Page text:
Dave Waddell | Aug 16, 2021
McPhail is photographed at the Walker Road headquarters of his company, Brave Control Solutions, which is the first Canadian company to win the ABB Value Provider Program Award. PHOTO BY NICK BRANCACCIO /Windsor Star
Swiss-based ABB, the world’s largest automation technology company, announced it has made Windsor’s Brave Control Solutions a member of its prestigious list of authorized value providers.
Brave Controls is the second Canadian company and the first firm globally in the industrial construction sector to be so designated.
To those companies achieving ABB’s highest honour, the company offers benefits such as marketing, joint development of business plans, development of new markets and access to expertise and research.
“This has long-term benefits for the company,” said Brave Control’s CEO/founder Brent McPhail.
“This is us signifying our willingness to work very closely with each other to help our businesses both grow. The shocking part for me is they view me, running a small 35-employee company in Windsor, as someone who can help them grow their business on a significant scale.
“It takes a team to earn this type of external recognition. It makes me very proud.”
The designation program, which involves regular auditing and training, is used by ABB to ensure value providers’ products and services meet the firm’s stringent standards.
With a history extending beyond 130 years, ABB employs more than 105,000 people in over 100 countries with annual revenues approaching $30-billion.
“We are excited to be able to recognize Brave Control Systems as our first ABB Robotics Authorized Value Provider for the prefabricated modular construction industry,” said Mikael Packalen, National Sales Manager, ABB Robotics.
“Brave has over the past two years, in close collaboration with ABB, reinvented the prefabricated process by the development of innovative robot-based automation solutions and we look forward to a continued strong partnership that will offer more solutions for the growing construction industry.”
The two firms began their relationship in 2018 when McPhail reached out for ABB’s help in developing Brave Control Solutions ideas for applying automation and robotics in the industrial construction sector. Until then the company, which McPhail started in his basement in 2008, had focused on the automotive sector.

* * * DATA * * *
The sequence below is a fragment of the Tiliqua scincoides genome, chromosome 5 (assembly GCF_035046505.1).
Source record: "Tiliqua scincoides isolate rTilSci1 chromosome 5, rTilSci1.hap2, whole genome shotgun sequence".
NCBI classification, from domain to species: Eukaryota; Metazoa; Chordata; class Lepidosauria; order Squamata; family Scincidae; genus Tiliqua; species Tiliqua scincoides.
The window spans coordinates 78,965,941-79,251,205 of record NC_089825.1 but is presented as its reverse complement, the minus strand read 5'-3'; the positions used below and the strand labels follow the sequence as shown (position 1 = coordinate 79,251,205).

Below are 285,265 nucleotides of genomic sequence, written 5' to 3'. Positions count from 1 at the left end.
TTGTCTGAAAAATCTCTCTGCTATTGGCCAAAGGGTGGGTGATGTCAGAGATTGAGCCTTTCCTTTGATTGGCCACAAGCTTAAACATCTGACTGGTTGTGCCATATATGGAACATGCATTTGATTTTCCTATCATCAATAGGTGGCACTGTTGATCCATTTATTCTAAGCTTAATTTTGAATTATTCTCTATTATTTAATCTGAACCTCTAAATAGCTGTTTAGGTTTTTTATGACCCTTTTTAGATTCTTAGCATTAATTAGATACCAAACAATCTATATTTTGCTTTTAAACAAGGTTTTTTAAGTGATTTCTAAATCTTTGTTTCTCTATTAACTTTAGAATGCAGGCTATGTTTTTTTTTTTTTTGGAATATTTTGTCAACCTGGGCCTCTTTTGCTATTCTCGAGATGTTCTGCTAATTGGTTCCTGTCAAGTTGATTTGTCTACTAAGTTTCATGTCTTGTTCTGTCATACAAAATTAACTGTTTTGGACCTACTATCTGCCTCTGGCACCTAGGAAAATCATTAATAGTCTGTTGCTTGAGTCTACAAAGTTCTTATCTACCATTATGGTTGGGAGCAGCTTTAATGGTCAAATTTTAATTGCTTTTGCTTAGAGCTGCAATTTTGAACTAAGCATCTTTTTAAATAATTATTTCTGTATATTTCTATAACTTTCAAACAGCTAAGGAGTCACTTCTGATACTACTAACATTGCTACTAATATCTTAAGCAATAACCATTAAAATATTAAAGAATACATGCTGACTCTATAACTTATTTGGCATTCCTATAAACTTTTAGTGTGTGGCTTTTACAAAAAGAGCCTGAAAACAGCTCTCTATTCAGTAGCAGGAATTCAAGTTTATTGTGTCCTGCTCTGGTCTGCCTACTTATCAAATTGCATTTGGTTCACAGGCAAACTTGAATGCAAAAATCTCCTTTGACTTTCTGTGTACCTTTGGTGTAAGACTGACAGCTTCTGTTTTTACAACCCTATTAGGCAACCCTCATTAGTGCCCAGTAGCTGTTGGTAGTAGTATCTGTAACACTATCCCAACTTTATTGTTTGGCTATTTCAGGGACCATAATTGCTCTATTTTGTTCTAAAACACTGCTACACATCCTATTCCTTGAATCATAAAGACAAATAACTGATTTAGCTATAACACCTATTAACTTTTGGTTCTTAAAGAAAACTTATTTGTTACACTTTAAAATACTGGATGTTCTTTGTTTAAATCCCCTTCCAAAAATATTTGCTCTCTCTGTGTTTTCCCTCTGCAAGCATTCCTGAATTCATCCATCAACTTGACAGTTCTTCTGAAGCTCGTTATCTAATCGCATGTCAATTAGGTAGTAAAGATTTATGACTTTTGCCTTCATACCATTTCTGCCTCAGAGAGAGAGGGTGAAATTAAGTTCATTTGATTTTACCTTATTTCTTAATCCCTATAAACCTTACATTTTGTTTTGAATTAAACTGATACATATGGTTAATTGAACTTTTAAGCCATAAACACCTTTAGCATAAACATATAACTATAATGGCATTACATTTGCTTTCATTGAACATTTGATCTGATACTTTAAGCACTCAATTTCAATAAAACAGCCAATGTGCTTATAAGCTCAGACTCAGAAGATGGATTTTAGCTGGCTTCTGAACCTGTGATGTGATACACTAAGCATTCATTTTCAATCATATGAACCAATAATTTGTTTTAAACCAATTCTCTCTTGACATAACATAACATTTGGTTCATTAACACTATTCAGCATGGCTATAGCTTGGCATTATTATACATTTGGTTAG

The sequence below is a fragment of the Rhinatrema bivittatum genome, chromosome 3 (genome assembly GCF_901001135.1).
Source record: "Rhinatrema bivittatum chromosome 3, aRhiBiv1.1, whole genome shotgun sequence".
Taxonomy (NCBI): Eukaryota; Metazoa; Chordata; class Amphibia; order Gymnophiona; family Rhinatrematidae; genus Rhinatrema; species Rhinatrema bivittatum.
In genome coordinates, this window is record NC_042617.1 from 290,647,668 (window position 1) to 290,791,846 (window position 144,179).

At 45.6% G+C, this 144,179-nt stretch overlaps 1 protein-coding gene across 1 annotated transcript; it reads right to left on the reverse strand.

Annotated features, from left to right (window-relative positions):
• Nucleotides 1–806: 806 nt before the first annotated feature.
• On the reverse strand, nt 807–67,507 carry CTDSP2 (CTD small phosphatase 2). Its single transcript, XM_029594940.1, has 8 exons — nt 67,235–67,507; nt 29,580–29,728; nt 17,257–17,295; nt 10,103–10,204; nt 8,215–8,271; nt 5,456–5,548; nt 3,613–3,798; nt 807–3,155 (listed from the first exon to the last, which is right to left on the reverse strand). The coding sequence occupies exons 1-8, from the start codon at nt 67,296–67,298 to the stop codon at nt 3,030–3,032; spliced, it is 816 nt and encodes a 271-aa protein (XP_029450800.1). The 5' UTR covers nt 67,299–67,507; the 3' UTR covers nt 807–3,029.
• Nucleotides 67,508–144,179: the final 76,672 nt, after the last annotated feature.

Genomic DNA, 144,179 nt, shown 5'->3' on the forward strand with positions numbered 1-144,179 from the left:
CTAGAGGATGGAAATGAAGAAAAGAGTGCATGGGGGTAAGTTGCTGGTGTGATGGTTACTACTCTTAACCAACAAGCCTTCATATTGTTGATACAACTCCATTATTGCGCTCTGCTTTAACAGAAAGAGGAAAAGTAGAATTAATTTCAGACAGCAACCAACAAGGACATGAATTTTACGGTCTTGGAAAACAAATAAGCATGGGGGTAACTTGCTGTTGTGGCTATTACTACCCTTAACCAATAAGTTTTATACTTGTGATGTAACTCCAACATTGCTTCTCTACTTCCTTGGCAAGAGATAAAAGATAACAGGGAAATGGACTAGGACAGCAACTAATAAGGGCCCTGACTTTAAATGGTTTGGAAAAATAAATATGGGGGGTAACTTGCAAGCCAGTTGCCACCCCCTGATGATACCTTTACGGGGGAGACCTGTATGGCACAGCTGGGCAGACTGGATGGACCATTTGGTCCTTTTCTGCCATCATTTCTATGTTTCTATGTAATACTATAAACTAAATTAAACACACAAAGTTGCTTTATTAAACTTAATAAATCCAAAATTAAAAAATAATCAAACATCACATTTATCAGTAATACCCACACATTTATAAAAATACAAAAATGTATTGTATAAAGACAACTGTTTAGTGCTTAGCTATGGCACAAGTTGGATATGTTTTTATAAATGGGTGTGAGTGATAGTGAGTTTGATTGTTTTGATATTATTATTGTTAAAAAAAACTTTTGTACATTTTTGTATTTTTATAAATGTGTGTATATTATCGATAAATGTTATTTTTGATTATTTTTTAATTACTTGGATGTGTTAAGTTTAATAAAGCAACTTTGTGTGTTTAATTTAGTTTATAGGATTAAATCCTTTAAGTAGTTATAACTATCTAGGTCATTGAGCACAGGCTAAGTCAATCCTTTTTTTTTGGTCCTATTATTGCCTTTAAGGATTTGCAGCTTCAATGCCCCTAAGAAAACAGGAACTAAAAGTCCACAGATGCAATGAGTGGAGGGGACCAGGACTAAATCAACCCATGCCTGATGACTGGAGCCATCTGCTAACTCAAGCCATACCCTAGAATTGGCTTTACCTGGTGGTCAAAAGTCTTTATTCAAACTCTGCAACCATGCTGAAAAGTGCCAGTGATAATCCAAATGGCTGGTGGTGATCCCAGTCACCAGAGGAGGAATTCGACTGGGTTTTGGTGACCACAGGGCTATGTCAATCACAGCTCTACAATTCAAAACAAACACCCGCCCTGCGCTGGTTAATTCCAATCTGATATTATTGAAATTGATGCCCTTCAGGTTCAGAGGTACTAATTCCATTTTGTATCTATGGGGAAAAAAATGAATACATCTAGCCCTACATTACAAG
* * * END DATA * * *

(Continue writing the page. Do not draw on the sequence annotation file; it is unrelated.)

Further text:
What has emerged from the collaboration is a software tool that reads the computer-aided design (CAD) models of the product to be built and then directs the robots and automation to assemble the product. This is much in the same way that a CNC works to cut metal, but it extends to many functions outside of the CNC to tasks such as assembly, welding, nailing and gluing.
The new methodology allows for customized designs for each project and can be used outside of industrialized construction.
The concept was used in the construction of St. Clair College’s new GEM student residence.
“I think what set us apart and earned us this designation is our innovativeness and our entrepreneurial abilities,” McPhail said.
“When we speak to architects and consultants, we keep hearing we’re the only ones doing this, the only ones thinking like this.”
McPhail said ABB doesn’t take a top-down approach to business, but uses its value provider companies to create the more intimate connection at the grass roots level.
“The biggest thing with a joint business plan with them is so they can be prepared to direct us to the right resources,” McPhail said.
“When we show them the regions, the type of technologies and types of clients, it gives them fair warning to say we need to get you guys in touch with this personnel and technology.
“In the last seventh months, we’ve been able to focus in on what we want to do with this and that’s made us more attractive to them.”
McPhail said ABB sees Brave Controls helping create a new niche in prefabricated construction that can help address worldwide shortages in construction of affordable housing, healthcare and long term care facilities.
“The reason there’s a housing crisis is because of the skilled trades labour crisis,” McPhail said.
“Our automation won’t replace one skilled trades person. What it will do is multiply their effect.
“You’ll get more productivity out of them and help solve the housing crisis.”